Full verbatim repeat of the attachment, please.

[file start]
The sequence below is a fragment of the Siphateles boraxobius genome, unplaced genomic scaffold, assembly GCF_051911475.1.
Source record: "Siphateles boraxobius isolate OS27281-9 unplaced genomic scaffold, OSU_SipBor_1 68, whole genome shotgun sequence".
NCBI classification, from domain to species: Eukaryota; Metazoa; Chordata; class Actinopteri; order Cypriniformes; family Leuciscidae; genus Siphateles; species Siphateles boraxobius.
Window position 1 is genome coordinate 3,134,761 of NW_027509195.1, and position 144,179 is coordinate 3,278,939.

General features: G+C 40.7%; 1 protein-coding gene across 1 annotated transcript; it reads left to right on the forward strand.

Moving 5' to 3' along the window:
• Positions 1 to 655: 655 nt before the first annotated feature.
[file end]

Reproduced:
The sequence below is a fragment of the Siphateles boraxobius genome, unplaced genomic scaffold, assembly GCF_051911475.1.
Source record: "Siphateles boraxobius isolate OS27281-9 unplaced genomic scaffold, OSU_SipBor_1 68, whole genome shotgun sequence".
NCBI classification, from domain to species: Eukaryota; Metazoa; Chordata; class Actinopteri; order Cypriniformes; family Leuciscidae; genus Siphateles; species Siphateles boraxobius.
Window position 1 is genome coordinate 3,134,761 of NW_027509195.1, and position 144,179 is coordinate 3,278,939.

General features: G+C 40.7%; 1 protein-coding gene across 1 annotated transcript; it reads left to right on the forward strand.

Moving 5' to 3' along the window:
• Positions 1 to 655: 655 nt before the first annotated feature.